The end of the year! Good. I don’t like odd years and 2013 just looked bad from the start. 2014 has a comforting solidity to it. You may wonder why the Bleat art today is the same as last Friday, and wonder whether it will be so on the days to come. Yes, I say. Yes. But after that? Wait until Monday. Riches, I tell you. Untold Riches. Including specifically-told riches: the entire run of 2014’s Comic Sins update will be Richie Rich covers, detailing the unnatural and frankly sick world of the poor little plutocrat-spawn.


I did not get the novel out, which is my great regret. I got stalled in November and other forms of work took over, but I will get back to it in January. I may even rewrite it.

I didn’t take many good photographs, and I didn’t write much music. I resolve to do more in 2014, and get the novel out by March, and the third part out by the end of the year.
Anyway: it was another family event this evening, and I have a column to write,

and blah etc stir-crazy / housebound; did all the work at home because it was -2 and snowing and oh, to hell with the outside world. Just want to sit inside in a dark warm cave. But! It’s New Year’s Eve, and that means something or other about silly hats and horns and various loud drunken nonsense. If that’s your plan, good luck and be safe. If not, I hoist a glass in respect of your sanity. Below the fold, Products Tuesday shows what can happen when you go out. Also when you’re bovine.

   

Today it's a New Year's Eve Special: nothing but Borden.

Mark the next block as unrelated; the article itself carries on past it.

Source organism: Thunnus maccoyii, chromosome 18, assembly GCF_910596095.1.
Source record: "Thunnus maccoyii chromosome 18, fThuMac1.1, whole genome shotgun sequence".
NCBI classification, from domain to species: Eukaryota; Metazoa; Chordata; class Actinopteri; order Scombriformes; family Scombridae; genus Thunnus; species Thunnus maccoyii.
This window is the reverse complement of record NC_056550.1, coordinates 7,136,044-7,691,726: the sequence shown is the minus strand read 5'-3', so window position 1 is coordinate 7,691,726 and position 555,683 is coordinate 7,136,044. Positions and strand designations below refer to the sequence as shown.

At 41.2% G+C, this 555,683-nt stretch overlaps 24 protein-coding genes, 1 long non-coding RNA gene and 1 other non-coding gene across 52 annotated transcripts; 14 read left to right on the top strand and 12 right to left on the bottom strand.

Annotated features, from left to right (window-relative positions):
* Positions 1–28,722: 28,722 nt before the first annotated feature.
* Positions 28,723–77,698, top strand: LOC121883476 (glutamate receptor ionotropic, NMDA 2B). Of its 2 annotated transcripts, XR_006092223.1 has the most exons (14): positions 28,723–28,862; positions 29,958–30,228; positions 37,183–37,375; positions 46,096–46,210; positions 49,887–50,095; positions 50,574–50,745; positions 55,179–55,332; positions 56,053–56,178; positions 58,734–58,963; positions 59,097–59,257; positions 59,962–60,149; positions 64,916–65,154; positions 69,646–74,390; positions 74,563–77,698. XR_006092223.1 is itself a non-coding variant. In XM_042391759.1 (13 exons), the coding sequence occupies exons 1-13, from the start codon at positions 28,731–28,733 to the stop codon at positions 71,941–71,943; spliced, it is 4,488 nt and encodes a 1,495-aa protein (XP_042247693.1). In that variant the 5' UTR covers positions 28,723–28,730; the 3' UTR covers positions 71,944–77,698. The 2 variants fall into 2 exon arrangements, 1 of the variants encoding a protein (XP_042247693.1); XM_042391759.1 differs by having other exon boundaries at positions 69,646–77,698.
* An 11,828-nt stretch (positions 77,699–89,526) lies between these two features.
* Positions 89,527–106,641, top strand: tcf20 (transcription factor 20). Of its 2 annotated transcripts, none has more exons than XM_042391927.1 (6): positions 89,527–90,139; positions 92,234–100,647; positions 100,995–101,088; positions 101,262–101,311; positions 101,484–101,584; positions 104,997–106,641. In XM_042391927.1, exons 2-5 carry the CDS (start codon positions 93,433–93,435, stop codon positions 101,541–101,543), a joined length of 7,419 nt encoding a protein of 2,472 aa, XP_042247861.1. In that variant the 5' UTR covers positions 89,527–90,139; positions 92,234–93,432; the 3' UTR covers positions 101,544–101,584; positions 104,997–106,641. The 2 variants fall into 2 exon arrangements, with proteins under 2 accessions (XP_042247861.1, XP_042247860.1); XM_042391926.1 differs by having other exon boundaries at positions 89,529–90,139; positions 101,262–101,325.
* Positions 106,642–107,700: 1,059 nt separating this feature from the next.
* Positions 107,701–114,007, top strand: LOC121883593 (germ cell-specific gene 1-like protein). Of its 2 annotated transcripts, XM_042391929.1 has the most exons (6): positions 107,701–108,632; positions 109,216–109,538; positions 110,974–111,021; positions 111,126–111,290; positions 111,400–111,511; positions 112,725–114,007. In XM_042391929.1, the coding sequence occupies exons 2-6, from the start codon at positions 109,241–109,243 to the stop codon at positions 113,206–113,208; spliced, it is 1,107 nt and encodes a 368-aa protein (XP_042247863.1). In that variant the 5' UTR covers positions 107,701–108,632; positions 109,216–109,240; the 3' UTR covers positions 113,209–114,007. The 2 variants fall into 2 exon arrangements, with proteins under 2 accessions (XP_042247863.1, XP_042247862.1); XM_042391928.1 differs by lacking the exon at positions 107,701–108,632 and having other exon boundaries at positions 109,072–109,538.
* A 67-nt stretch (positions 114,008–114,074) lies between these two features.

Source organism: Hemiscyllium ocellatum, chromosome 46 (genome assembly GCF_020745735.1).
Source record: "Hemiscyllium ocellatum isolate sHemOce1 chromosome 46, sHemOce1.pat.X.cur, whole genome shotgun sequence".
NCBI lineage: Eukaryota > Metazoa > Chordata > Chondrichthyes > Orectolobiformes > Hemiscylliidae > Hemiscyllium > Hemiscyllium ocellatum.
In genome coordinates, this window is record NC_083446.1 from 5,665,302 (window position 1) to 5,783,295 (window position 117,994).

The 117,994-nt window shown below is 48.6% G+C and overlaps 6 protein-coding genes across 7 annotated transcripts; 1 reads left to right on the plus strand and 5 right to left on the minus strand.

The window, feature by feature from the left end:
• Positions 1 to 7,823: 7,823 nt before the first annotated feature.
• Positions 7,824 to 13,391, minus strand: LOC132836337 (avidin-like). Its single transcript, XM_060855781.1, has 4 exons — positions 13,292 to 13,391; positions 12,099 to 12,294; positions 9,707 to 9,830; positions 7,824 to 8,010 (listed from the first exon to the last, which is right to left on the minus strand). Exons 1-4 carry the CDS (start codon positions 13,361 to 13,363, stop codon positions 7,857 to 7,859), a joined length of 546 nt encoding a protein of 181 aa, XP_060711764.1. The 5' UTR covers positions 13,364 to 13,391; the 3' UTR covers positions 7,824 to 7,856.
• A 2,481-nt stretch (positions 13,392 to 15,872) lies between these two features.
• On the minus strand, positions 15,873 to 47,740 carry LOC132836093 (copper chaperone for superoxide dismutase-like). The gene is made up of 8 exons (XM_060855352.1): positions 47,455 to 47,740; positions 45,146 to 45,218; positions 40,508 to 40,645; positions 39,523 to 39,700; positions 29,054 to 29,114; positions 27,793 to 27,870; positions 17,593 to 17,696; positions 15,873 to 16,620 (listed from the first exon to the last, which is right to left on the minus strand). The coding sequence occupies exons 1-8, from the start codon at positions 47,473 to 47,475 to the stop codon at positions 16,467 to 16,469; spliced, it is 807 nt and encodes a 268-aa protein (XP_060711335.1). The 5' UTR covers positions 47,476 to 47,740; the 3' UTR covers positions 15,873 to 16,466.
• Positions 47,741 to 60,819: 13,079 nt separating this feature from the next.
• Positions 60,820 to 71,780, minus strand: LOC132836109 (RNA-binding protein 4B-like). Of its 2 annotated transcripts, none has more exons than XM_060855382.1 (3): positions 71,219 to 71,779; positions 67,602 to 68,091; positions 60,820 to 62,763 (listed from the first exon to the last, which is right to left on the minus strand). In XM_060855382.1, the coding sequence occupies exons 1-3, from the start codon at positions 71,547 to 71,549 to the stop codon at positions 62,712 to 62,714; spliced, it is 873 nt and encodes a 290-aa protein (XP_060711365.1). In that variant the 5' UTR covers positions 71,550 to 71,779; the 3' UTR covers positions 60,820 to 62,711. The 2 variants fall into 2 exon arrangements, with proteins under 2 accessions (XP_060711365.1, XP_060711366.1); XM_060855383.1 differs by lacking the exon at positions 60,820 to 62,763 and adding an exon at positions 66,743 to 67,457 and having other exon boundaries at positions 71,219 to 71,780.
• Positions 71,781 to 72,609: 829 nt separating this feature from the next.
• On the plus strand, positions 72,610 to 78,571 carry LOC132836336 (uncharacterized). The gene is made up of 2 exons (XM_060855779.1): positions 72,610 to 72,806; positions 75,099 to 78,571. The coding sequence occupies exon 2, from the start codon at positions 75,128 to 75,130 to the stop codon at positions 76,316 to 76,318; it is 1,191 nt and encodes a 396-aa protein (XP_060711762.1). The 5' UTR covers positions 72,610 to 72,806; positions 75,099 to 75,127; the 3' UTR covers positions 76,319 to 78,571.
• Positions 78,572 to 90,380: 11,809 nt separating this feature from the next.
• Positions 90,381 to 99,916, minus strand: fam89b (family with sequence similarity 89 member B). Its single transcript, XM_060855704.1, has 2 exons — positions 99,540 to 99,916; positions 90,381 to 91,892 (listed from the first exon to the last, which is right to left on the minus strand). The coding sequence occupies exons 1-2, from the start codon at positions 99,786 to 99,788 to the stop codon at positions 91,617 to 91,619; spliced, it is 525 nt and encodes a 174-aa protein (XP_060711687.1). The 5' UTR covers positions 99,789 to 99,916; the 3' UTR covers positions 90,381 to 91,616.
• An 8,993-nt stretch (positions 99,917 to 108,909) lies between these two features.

It's party time. Elmer, of course, is in a rage.

We are dropped into media res, unaware what events have led up to Elsie reassuring Elmer that he will not be transformed into another species at the stroke of midnight.

Being made into a goat is not the same as having your goat gotten. When someone gets your goat, they’ve annoyed you. This goes back to the old expression “he got my goat,” meaning, he took my goat, which is annoying, as it was a clear act of theft. I’m not sure how one is made to be a goat, except that this was the worst thing you could say to Cuthbet Calculus:

It was more impressive on the page; the reveal of the ship in full-page glory was one of the highlights of the book. I spent hours looking at that picture.

But back to the fight.

We get another peek at the dynamics of the marriage. As I've noted before, Elsie brings in the big money, which emasculates Elmer. Here we learn she had a morals plank in her contract, and she's fine with that. My resolutions have been made for me by scientists.

Rather chilling, when you think about it. Yes, chilled as good Borden Ice Cream! she'd say, and you'd begin to see what Elmer went through.

Now she lays into her husband, prattling away while he shows his indifference, attempting to pop a balloon with his cigarette - only to have woman blow a noisemaker in his ear while Elsie natters on in the other.

He snarls his response. He's not even trying to sound amusing and sarcastic. Why? Get a load of this exchange.

How can she miss how he feels? It must be great to be so perfect and self-centered you think the world is good because you are in it.

On she sails, oblivious:

She wants him to sign a piece of paper that says he won't lose his temper, and will be good with children. Any children? His? I never got the sense that Elmer was a bad father. If he doesn't sign the confession - er, the resolutions - then he is bull-headed, which is literally what he is. She's telling him that what he is, his very essence and self-identification, is bad. Sign this, and join me in scientific, expert purity!

I think he signed it, just to make her happy, then paid the waiter a five-spot to get rid of the paper while he took her dancing. That explains his expression.

Off for a few days; see you around.

 

 

 

 

 

 

 

   
 

 
   
 
 
   
 
 
     
 
 
   
     
 
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